I enjoy all forms of media and have for as long as I can remember. Music, film, sports and social discourse will eventually occupy any screen or speaker I control during the course of a day. From the thousands of songs in the iTunes library, to the hundreds of channels on the satellite radio in the car, to the apparently infinite sonic explorations possible with streaming Pandora and Spotify, I’ve found that the convenience of access as delivered by advancing technology has sparked an insatiable appetite for content. I’m not unique in this respect, if industry facts and figures are to be trusted. Netflix is expected to double its international subscriber base in the next year alone. Apple claimed more than 250,000 unique podcasts in more than 100 languages worldwide as its starting point for 2014. And Pandora enjoyed a 28% increase in listener hours, to nearly 1.8 billion, in the past year. Clearly we all like, and demand, choice in entertainment.
Imagine my disappointment then, when I added an otherwise superb Bose Wave Radio II to my kitchen’s entertainment arsenal back in 2012 when Hulu only had 3 million paying subscribers (it’s at 6 million now). In addition to loving media, I’m also pretty fond of creative cuisine (try this recipe for Atomic Buffalo Turds) and well-built cocktails (ABTs taste even better when paired with a classic highball). I like to listen while I’m cooking, and frankly the FM radio just doesn’t satisfy like it once did. I need more. And I need it to sound better. While the Wave radio masterfully delivered the latter, it kind of skimped on the former with its single 3.5mm line input as the only real connection to the world at large. Still, it was a step up from listening to Pandora via the refrigerator.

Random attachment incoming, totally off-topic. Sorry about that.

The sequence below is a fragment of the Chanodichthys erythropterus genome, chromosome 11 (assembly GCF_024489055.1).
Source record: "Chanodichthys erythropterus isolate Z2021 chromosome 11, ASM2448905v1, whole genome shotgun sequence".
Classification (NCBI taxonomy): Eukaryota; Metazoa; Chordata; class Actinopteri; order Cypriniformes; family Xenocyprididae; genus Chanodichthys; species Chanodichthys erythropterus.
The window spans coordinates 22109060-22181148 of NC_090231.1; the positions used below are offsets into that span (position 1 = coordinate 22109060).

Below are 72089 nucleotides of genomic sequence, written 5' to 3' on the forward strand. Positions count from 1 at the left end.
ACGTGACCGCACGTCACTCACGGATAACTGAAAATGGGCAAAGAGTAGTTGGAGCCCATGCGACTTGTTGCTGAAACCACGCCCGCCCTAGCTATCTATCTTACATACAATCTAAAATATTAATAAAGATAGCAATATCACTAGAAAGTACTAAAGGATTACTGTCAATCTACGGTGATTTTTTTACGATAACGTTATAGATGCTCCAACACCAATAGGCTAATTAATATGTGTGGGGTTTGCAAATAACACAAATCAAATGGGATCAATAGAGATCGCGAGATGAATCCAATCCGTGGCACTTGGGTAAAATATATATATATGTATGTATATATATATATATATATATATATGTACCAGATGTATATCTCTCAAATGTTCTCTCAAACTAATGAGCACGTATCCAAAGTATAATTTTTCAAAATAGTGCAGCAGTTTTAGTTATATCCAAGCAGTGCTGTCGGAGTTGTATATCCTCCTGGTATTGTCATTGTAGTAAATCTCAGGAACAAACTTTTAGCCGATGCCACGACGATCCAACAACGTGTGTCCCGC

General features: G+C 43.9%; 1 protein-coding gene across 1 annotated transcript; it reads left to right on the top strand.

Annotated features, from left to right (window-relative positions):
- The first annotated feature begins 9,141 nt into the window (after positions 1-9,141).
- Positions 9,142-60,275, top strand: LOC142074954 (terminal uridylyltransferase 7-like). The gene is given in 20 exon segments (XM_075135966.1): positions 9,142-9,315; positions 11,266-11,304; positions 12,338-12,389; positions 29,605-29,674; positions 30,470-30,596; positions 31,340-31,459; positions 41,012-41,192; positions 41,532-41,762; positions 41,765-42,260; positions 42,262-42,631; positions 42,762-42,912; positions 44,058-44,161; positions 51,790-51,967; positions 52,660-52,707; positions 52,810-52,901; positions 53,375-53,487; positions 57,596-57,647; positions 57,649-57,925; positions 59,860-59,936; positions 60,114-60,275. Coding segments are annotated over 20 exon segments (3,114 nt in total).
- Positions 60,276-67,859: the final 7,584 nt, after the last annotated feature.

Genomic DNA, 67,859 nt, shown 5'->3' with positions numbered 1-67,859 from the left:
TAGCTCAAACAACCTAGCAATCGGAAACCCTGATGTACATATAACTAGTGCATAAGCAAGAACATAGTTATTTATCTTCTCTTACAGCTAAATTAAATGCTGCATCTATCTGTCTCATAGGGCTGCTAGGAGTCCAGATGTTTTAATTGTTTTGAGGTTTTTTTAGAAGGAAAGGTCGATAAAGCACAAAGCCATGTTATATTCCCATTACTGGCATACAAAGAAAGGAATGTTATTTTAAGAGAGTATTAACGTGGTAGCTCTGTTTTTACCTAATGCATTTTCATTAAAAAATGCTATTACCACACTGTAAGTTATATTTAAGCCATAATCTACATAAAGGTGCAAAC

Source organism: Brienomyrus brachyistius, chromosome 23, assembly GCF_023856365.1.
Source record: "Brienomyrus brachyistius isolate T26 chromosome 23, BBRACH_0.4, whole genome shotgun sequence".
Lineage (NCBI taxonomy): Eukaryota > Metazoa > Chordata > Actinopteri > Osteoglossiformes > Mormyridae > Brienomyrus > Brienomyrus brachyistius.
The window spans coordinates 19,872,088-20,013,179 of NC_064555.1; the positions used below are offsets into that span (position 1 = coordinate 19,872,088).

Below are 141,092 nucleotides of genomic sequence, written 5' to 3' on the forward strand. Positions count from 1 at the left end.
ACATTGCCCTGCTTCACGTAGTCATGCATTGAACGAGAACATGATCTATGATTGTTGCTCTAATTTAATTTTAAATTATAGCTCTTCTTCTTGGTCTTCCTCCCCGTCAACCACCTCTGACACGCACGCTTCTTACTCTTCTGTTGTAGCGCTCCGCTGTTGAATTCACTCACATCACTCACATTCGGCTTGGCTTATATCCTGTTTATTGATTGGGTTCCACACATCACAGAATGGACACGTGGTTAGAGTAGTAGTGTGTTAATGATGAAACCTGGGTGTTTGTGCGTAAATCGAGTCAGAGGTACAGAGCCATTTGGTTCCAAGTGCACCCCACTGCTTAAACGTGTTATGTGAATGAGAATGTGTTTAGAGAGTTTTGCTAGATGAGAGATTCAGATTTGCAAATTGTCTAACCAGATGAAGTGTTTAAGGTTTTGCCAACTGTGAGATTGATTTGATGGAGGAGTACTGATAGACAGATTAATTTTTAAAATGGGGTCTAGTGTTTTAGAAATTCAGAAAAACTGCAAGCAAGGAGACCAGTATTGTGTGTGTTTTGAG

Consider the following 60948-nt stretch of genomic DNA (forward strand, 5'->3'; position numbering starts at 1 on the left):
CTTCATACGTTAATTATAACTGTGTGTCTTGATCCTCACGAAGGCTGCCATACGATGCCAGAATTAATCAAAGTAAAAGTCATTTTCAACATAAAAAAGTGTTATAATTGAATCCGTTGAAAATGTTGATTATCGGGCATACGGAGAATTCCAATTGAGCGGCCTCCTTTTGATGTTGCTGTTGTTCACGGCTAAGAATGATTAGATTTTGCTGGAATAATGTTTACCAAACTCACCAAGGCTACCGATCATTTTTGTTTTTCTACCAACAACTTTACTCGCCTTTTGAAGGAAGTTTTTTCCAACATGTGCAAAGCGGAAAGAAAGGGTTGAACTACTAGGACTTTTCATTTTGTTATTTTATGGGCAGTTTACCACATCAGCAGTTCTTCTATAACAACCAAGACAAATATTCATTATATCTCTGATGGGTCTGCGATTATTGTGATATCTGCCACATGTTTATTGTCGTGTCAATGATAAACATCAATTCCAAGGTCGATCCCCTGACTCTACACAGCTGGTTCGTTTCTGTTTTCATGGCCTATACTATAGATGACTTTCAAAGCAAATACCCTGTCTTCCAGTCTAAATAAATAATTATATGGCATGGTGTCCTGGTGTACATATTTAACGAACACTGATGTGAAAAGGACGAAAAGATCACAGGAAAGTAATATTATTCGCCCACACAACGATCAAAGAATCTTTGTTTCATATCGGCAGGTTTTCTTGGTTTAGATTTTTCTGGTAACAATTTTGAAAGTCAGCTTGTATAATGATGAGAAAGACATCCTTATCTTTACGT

Then, during a particularly blustery weekend earlier this year, my need for quality kitchen tunes came to a peak. It turned out that a 3 meter audio cable strung across the kitchen counter from my tablet to the afore-mentioned radio was completely incompatible with a Santoku knife and I severed the cord literally. I knew there had to be a better way, and I found it right there on the C2G web site! We call it 41321 (catchy, eh?)
The Bluetooth Audio Receiver with NFC (which stands for ‘near field communication’ and is a technical system that allows portable devices to talk to other gizmos thru a simplified pairing procedure). The BAR (I thinks that’s a better name… some of my favorite places are called a bar) is about as simple as a piece of gear can be. There’s a spot for the wall-wart power supply, a TOSLink optical audio output, and a 3.5mm line level audio output. Installation took less than five minutes and the connection range with every tablet and smartphone I’ve tried easily exceeds twenty-feet. The sound quality is superb. There is no increase in background noise and no loss of quality. Music and podcasts played through the Wave radio via a wireless connection to the Bluetooth Audio Receiver sounds identical to a direct copper connection to the radio to my ears.
I will admit that I have an obsessive personality. I was so taken with the convenience and quality of this little device that I just had to look for more places where it could let me connect. The Tivoli table radio on the office desk, an antique Sony STR 6800 stereo receiver in the den, and an NAD 3020 integrated amp in the garage are all now outfitted with a 21st Century wireless pathway courtesy of 41321. While it’s true that Bose paid attention to its customers and now ships their new Wave Radio III with integrated Bluetooth, for the hundreds of thousands of folks like us who already own fine sounding, perfectly functional and wonderfully idiosyncratic audio gear built anytime over the last six decades, there is good news. Integrating your portables doesn’t require that you start again and spend a fortune. Classics are classics for a reason. Sometimes all it takes to rediscover and enjoy what you’ve already got is to connect to it wirelessly!